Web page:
Curtis Blaydes Says Jon Jones Isn’t Scared of Tom Aspinall, Calls Stipe Miocic Fight the Century’s Biggest Heavyweight Bout

Curtis Blaydes, a top-five contender in the UFC heavyweight division, has commented on the complex situation surrounding the title, stating that he understands the business decisions behind Jon Jones‘ planned fight with Stipe Miocic, and expressing his interest in a rematch with interim champion Tom Aspinall.

Curtis Blaydes’ journey in the UFC has been a rocky one. The heavyweight title’s been under constant pressure since day one.

The belt’s been tangled in the Stipe Miocic vs. Daniel Cormier trilogy. Francis Ngannou‘s contract disputes with the UFC added to the chaos. The road to a shot at heavyweight gold? Always full of hurdles.

The latest twist? Jon Jones’ injury. It stopped him from fighting Miocic last November. In his absence, Tom Aspinall was crowned interim champion.

Since then, Aspinall’s been pushing for a title unification. But the UFC’s clear. Jones is set for a showdown with Miocic in 2024. This complicates the heavyweight situation, but Blaydes gets it.

“That’s just the nature of the beast,” Blaydes said to MMA Fighting. “It’s a business. We get it.” He believes a Jones vs. Stipe fight, without another potential loss, could be the heavyweight fight of the century. “The UFC’s going to do everything to preserve that. I get it. That’s how the business grows. It’s good for the UFC overall. The more money they make, the more money everybody makes.”

Aspinall gets it too, according to Blaydes. He stopped asking for a fight. It’s not about being a good matchup for Jon. It’s about pay-per-view buys. Stipe brings in more. “That’s just what it is. I get it. I feel for him.”

Miocic is nearing 42 and hasn’t fought since his knockout loss to Ngannou in 2021. Some argue Aspinall could be a tougher fight for Jones now. But Blaydes dismisses the idea that Jones is avoiding Aspinall by choosing Miocic.

“Jon’s not scared of nobody,” Blaydes said. “He’s not scared of Aspinall. He’s going after Stipe. Stipe is the scariest heavyweight of the past 15 odd years. He’s going after him. I don’t think he’s scared or nothing.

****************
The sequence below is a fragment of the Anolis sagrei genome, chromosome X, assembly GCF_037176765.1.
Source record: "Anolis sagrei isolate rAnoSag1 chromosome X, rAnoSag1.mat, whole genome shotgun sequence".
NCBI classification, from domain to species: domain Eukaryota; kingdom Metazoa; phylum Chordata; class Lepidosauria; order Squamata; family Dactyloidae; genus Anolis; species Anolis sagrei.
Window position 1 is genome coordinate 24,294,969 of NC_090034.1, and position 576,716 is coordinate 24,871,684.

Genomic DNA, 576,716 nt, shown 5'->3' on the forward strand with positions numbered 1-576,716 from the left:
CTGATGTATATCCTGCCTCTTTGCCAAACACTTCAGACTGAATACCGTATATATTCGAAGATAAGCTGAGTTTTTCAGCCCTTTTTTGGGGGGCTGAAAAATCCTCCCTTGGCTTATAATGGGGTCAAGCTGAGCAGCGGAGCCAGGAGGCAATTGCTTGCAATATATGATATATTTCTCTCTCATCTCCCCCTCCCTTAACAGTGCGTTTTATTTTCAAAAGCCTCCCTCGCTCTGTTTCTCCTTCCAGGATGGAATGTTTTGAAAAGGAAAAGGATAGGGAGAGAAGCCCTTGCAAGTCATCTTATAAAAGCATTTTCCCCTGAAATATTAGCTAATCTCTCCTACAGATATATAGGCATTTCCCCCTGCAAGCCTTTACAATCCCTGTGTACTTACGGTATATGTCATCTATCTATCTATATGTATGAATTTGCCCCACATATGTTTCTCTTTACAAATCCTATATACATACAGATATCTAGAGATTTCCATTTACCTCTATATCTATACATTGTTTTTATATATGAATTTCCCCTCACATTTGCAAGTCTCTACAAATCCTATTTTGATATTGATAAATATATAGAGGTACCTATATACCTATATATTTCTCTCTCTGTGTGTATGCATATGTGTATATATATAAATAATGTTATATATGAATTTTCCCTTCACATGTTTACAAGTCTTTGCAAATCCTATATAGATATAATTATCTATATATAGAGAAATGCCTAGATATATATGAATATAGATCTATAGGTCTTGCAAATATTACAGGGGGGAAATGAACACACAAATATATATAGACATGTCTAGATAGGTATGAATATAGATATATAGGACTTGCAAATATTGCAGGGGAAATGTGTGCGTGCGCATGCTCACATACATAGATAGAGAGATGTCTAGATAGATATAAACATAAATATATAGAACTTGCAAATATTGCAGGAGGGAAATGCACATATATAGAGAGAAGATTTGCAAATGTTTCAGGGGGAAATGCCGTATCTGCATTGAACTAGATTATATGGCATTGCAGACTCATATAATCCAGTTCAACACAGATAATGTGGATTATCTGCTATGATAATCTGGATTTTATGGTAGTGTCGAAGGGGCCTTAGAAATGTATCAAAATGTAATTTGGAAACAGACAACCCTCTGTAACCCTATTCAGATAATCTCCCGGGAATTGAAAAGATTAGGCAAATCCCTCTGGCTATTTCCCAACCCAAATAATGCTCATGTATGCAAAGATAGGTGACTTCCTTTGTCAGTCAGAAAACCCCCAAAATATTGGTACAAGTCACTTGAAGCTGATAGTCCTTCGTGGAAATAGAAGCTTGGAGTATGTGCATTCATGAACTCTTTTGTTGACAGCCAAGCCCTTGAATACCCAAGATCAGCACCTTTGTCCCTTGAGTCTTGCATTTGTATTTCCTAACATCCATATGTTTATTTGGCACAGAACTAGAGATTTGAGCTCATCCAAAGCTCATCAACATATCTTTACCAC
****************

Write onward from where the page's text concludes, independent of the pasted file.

“It’s about money. I can’t blame him, especially if this is going to be his last one. Get the bag and then bounce.”

Blaydes has his own history with Aspinall. They met in a main event fight in London in July 2022. Blaydes won after Aspinall suffered a knee injury 15 seconds into the opening round.

Despite his win, Blaydes doesn’t brag about that fight. He sees his history with Aspinall as unfinished business. He’d like a rematch.

“I don’t even brag about that win,” Blaydes said. “I don’t tell people, ‘Oh, I beat Aspinall!’ I don’t really. That’s not how I feel about it. It’s not one of those I can brag about. I’d like to get a braggable win though. I would like that.

“Had it gone the other way, I wouldn’t respect him if he was bragging that he beat me. I’m like, ‘You didn’t beat me, I got injured,’ and that’s how I view it. I know it’s a win for me and a loss for him, but it can be beneath the numbers, I view it as an incomplete.”

Blaydes is set to face Jailton Almeida at UFC 299 on Saturday. He knows the heavyweight division’s unpredictability might favor him this time. He has a past history with Aspinall. A win over Almeida could put him at the front of the line for Aspinall’s interim heavyweight title.

But nothing’s certain. “I win, it’s not in stone,” Blaydes said. “Brock Lesnar could pop out of the blue. This is the UFC. I know who I am. I know how the UFC views me. I know how they view other guys. Other guys with accents. I know how it is. There’s no guarantee for anything beyond this fight. Hell, I could win and get released. I’ve seen crazier things happen, so I don’t look beyond Almeida at all.”

Blaydes understands his place in the UFC hierarchy. He’s not complaining, but he doesn’t like how the loudest guys get the most attention. But he can’t change it.

“[UFC views me] as not a star,” Blaydes said. “I don’t have that personality like the [Israel Adesanyas] and the Paddy [Pimbletts]. I don’t talk smack. I don’t do a lot of self-promotion. I don’t do that stuff. I understand the opportunities I pass on by not being like those guys. That’s just not who I am and I’m not going to force it. I get it. It’s OK. The money’s good. I’m happy with just the money. I don’t need the prestige and all that stuff.

“Don’t hate the player, hate the game. I hate the game. I hate that’s how you have to get rewarded, but I don’t have to play that. I don’t hate [Conor] McGregor. It worked out for him. It usually works out for the loudmouths, the big mouths. As long as you’re winning and you’ve got a loud mouth, it usually works out.”


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